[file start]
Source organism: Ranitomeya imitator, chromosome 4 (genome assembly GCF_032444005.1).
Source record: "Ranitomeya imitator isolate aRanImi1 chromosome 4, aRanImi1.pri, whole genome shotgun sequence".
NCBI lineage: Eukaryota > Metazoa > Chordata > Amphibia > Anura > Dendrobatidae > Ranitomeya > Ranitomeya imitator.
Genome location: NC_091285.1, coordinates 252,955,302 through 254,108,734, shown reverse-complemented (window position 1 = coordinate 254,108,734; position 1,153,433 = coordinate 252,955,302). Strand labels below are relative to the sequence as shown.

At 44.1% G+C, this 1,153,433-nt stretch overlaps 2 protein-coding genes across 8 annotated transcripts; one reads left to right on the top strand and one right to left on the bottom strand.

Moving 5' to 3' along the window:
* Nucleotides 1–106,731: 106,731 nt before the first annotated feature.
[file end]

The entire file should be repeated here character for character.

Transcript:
Source organism: Ranitomeya imitator, chromosome 4 (genome assembly GCF_032444005.1).
Source record: "Ranitomeya imitator isolate aRanImi1 chromosome 4, aRanImi1.pri, whole genome shotgun sequence".
NCBI lineage: Eukaryota > Metazoa > Chordata > Amphibia > Anura > Dendrobatidae > Ranitomeya > Ranitomeya imitator.
Genome location: NC_091285.1, coordinates 252,955,302 through 254,108,734, shown reverse-complemented (window position 1 = coordinate 254,108,734; position 1,153,433 = coordinate 252,955,302). Strand labels below are relative to the sequence as shown.

At 44.1% G+C, this 1,153,433-nt stretch overlaps 2 protein-coding genes across 8 annotated transcripts; one reads left to right on the top strand and one right to left on the bottom strand.

Moving 5' to 3' along the window:
* Nucleotides 1–106,731: 106,731 nt before the first annotated feature.